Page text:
New Delhi: Seven Indian states have been showing a declining trend in annual rainfall over the last 30 years, the Times of India reported on Monday.
Madhavan Rajeevan, the secretary of the Ministry of Earth Sciences (MoES), has attributed the trend climate change.
The MoES had been tasked by the parliamentary committee on science and technology, environment, forests and climate change, headed by Jairam Ramesh, to provide information on changing rainfall patterns and the consequent implications for agriculture.
So the ministry analysed data spanning 30 years of rainfall patterns around the country during the monsoon months, as well as annual rainfall and rainfall intensity in all states.
It concluded that Bihar, Meghalaya, Nagaland, West Bengal and Uttar Pradesh show “statistically significant decreasing trends” in monsoon rainfall.
In addition to these five states, Himachal Pradesh and Arunachal Pradesh have shown statistically significant decreasing trend in annual rainfall, implying that winter rain has been on the down in the two Himalayan states.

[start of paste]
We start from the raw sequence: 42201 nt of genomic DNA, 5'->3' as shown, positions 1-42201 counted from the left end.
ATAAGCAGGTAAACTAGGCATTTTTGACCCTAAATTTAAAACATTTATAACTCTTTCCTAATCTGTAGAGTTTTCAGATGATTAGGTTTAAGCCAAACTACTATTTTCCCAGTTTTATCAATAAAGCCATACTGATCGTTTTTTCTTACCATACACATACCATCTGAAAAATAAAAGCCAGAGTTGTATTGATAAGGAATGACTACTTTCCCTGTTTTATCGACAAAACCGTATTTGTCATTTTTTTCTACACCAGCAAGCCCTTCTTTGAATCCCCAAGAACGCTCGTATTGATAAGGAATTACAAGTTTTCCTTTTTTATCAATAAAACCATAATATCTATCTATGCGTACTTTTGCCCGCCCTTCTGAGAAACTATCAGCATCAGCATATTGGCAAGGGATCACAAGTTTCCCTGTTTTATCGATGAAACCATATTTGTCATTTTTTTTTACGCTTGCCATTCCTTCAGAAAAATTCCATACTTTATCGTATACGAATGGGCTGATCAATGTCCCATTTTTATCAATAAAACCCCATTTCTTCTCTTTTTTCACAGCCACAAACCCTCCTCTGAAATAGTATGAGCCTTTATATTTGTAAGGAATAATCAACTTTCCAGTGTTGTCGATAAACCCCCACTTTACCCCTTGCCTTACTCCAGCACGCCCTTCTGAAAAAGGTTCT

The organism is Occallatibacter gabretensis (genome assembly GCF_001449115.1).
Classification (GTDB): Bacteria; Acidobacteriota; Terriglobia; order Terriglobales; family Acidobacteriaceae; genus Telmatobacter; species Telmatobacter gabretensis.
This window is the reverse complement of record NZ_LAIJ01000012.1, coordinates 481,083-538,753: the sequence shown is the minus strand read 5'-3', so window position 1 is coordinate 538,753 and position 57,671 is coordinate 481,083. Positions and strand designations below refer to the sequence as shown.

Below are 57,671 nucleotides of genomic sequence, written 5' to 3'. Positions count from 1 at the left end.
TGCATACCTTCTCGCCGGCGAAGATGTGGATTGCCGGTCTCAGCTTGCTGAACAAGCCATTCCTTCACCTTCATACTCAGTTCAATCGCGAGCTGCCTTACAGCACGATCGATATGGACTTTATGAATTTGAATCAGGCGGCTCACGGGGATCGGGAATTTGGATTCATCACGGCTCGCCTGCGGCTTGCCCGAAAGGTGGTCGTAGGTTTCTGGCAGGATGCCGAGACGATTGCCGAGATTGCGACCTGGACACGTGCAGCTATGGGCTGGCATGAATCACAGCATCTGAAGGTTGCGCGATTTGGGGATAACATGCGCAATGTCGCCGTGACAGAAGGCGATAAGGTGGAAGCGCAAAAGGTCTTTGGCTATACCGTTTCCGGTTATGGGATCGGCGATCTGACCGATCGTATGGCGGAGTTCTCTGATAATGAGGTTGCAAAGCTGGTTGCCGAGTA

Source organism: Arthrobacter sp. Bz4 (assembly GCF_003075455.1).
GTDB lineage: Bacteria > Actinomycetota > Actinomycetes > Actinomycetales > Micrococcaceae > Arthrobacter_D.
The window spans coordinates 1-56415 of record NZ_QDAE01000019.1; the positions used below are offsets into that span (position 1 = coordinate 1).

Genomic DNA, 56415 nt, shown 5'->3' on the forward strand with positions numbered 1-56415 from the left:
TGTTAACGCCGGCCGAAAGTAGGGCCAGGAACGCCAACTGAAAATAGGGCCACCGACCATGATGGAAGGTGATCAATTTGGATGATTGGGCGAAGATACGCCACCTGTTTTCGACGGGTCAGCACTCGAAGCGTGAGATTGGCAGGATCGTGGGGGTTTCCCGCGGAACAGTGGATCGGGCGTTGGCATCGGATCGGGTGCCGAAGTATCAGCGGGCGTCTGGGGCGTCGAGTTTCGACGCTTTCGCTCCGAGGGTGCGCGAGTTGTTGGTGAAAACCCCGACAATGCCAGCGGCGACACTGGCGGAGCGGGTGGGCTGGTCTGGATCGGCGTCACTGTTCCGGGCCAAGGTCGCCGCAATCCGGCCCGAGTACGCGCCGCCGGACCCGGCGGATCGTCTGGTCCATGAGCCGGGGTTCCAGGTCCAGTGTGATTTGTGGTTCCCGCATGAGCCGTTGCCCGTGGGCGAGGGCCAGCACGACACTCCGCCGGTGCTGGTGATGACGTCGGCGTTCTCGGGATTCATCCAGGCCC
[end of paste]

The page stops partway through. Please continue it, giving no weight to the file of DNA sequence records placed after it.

“It could be attributed to climate change. Global warming is happening and it has impacted the climate in India as well,” Rajeevan told the newspaper. “As a result, many parts of the country have seen decreasing trends while others witnessed increasing trends.”
The MoES has also told the parliamentary committee that the frequencies of dry days, rainy days (daily rainfall of 2.5 mm or more but less than 7 cm) and heavy rainfall events (rainfall greater than equal to 7 cm) have changed.
“The situation for agriculture or water recharges in the states in the Ganga basin, [namely] Delhi, Uttar Pradesh, Bihar and West Bengal, and some other states … is alarming as the number of dry days during southwest monsoon is significantly increasing and also the frequency of rainfall of lower intensities favourable for soil and groundwater recharge is decreasing over these regions,” the ministry said in a submission to the parliamentary committee.
Human-induced climate change has been causing widespread changes to weather patterns in India. A 2019 review of studies on the summer monsoon concluded that rainfall has declined in certain parts and risen in other parts. But overall, the monsoons appear to be weakening in the long term.
“The strength of the monsoon has weakened,” Deepti Singh, an assistant professor at the Washington State University in Vancouver, Canada, and one of the authors of the review, told The Wire in September 2019. “The total amount of rainfall has been declining in [central India].”
Climate models predict that the number of extreme rainfall events will rise in the Indian subcontinent as the impact of warming increases. The number of days with extreme rainfall and the number of days with no rainfall will both increase, as the MoES study indicates. These patterns are expected to become entrenched with climate change.